Until these documents arrived in Parliament, the vast majority of people working in Regulated Activities, who in reality are only ‘nominally’ responsible for safeguarding in these settings, were convinced law existed. Below is another example of this unawareness, this time from the only children’s safeguarding charity with statutory status.
To not omit Barnardo’s from criticism, here’s an example of its commitment to the safeguarding ‘statutory guidance.’ It simply ignored it in order to comply with a £17,000 p.a. contract with the Youth Justice Board to supply independent advocacy to children who were incarcerated at the Medway Secure Training Centre. It agreed to not refer safeguarding concerns arising in Medway to the Local Authority. In doing so it broke no law which reveals the current framework these NGO’s so enthusiastically support, has next to no functional role in safeguarding in Regulated Activities. Coincidentally, the Youth Justice Board (a quango), is part funded by the Department for Education, the very Department responsible for the design of safeguarding the safeguarding framework that Barnardo’s agreed to ignore.
The credibility of both NGO’s has to be questioned and most particularly their claim to be evidence led which both seem to forget when it’s convenient. MR is just one example. And here’s another, the NSPCC allegedly supported Government in the 1930’s in order to keep the number of child deaths secret from the public. This should really make people reassess the role of these organisations.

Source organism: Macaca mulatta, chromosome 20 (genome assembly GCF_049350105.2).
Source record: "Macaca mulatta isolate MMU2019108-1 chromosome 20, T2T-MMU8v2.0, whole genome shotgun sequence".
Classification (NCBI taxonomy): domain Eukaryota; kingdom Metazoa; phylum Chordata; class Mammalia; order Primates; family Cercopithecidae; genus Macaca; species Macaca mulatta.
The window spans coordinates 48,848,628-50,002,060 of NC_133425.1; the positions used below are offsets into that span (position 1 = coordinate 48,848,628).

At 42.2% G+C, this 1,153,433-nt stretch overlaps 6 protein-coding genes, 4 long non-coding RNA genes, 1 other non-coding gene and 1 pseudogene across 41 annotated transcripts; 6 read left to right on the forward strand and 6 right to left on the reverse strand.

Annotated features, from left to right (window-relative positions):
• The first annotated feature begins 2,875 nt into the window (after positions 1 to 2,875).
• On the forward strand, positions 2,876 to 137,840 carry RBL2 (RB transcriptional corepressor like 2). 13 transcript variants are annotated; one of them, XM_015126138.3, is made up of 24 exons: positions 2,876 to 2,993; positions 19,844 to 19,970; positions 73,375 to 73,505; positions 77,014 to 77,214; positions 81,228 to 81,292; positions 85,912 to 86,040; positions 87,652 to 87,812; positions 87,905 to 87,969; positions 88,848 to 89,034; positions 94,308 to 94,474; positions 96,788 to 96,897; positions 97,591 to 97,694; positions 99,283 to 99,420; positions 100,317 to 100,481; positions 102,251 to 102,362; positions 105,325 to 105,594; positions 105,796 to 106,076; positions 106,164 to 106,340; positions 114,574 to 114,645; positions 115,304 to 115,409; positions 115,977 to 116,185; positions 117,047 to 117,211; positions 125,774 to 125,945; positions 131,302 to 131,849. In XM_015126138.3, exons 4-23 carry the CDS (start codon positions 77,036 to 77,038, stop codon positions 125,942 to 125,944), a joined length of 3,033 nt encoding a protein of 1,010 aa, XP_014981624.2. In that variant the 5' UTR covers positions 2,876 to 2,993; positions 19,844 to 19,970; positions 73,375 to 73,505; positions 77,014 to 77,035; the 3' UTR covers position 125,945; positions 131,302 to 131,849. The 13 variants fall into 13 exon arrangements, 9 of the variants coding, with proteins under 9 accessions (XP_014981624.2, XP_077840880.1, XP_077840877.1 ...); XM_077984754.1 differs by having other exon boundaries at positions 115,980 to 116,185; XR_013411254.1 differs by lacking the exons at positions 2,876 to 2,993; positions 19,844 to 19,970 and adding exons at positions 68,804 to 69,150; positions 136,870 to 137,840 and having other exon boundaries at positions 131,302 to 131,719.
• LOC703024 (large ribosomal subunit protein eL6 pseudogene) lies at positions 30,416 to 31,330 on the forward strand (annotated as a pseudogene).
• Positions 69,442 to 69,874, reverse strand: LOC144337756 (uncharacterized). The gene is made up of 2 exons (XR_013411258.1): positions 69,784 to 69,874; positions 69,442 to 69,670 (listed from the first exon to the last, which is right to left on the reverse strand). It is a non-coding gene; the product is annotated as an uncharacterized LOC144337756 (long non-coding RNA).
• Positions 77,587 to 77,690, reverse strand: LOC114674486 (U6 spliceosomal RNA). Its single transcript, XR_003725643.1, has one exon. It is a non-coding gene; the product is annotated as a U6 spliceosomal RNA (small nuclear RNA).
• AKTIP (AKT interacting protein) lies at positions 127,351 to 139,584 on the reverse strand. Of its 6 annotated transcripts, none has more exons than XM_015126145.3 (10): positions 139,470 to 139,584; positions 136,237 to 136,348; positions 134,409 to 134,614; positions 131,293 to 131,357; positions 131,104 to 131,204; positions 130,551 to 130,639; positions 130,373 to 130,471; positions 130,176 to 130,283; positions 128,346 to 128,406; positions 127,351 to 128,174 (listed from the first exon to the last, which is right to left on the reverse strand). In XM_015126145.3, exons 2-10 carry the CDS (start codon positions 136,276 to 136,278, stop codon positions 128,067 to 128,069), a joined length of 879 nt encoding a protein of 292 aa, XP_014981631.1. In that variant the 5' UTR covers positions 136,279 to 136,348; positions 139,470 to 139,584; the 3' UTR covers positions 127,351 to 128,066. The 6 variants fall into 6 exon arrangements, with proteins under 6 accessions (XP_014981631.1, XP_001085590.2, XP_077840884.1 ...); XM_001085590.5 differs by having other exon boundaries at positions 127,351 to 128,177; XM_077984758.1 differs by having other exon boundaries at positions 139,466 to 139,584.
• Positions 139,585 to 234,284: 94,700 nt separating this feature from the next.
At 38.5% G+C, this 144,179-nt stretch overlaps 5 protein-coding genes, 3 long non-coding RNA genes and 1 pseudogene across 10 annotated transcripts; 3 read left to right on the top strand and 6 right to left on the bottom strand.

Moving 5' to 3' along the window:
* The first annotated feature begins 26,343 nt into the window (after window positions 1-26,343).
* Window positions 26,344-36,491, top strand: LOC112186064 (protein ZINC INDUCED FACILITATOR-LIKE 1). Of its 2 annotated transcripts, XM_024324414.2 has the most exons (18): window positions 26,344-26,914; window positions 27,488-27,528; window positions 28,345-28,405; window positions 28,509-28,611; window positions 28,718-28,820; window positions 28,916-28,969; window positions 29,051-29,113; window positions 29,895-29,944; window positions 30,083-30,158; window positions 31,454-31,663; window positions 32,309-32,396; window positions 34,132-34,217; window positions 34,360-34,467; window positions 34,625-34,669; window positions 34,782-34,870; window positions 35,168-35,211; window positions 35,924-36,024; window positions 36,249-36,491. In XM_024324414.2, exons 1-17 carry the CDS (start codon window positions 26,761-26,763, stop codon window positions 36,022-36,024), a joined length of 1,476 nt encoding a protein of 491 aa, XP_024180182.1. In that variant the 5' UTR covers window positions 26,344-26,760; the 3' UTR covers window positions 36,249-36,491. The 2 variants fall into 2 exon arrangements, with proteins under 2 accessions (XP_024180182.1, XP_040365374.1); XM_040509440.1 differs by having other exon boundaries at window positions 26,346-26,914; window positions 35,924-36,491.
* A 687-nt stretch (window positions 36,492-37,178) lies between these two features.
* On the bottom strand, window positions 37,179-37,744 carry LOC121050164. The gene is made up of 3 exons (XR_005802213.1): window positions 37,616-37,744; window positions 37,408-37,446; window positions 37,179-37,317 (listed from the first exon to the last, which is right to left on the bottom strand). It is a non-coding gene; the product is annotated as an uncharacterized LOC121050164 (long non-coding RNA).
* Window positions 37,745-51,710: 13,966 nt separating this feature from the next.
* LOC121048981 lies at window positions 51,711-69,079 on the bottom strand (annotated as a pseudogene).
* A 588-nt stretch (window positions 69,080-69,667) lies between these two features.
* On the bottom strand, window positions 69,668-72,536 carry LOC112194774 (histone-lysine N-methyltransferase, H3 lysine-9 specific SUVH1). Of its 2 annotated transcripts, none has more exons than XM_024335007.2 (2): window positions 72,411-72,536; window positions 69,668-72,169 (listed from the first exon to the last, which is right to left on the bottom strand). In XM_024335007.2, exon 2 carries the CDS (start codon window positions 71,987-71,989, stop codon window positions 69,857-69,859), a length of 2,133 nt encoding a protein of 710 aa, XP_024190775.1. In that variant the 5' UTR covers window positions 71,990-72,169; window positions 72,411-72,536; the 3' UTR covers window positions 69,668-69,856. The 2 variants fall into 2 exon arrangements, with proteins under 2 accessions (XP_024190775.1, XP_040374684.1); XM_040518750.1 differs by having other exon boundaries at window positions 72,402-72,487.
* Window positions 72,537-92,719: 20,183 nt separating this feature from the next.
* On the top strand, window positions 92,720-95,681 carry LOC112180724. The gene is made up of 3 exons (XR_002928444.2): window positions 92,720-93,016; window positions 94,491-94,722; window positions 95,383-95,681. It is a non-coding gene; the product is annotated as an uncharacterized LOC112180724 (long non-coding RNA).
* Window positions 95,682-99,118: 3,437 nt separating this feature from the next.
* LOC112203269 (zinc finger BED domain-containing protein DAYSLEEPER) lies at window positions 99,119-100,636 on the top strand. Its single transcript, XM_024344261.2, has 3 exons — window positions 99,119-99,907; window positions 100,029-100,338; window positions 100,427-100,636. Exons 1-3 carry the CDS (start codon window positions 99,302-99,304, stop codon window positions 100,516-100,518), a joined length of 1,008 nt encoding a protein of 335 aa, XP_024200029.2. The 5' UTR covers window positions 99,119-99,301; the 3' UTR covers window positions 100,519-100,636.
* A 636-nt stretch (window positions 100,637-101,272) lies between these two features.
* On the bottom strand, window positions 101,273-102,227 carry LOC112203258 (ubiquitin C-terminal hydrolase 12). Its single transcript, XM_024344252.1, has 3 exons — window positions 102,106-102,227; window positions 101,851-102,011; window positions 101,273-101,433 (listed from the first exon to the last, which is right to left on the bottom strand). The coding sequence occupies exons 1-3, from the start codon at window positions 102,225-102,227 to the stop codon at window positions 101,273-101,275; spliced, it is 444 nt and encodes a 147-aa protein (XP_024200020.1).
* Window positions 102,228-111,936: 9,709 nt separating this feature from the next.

Barnardo’s was an invitee to the first MR seminar. Here is its submission to the consultation. It is against MR but sees merit in DtA that has no possibility of playing any role in improving safeguarding in Regulated Activities. The document is filled with the usual safeguarding clichés redolent of a weary organisation absent of chutzpah to lead any agenda other than being on time to catch the bus home. At the first seminar it was represented by someone who had formerly been employed by the NSPCC. We should all be concerned at the inter-changeability of personnel between the NGOs’ and the DfE. It’s unhealthy and promotes groupthink, and it shows. At MR seminar #1 Barnardo’s said nothing of relevance about Regulated Activity safeguarding and produced no evidence in support of what it did say. Its presence was a waste of a seat. IICSA seems to possess a certain sensitivity about appearances and to omit Barnardo’s or the NSPCC from the seminars would prompt questions. But serious questions need to be asked of these outfits. What did they contribute to the MR seminars? The same slurry they have been speaking for years which ensures they remain faithful Labradors to the Government. The Barnardo’s strap line is ‘We transform Lives‘, the NSPCC’s is ‘Every Childhood is worth fighting for.‘ Yet both these organisations embrace the safeguarding status quo in Regulated Activities. Their inertia fails staff, children, parents and the State, which might come as a surprise to the Department for Education which is asleep at the wheel of this clattering train. Both NGO’s do this by averting their gaze to the empirical evidence in order to nuzzle the leg of Government in the hope they get a few pats on the head and some tidbits (including honours) for being faithful. Maybe the NSPCC should rewrite its strap line to –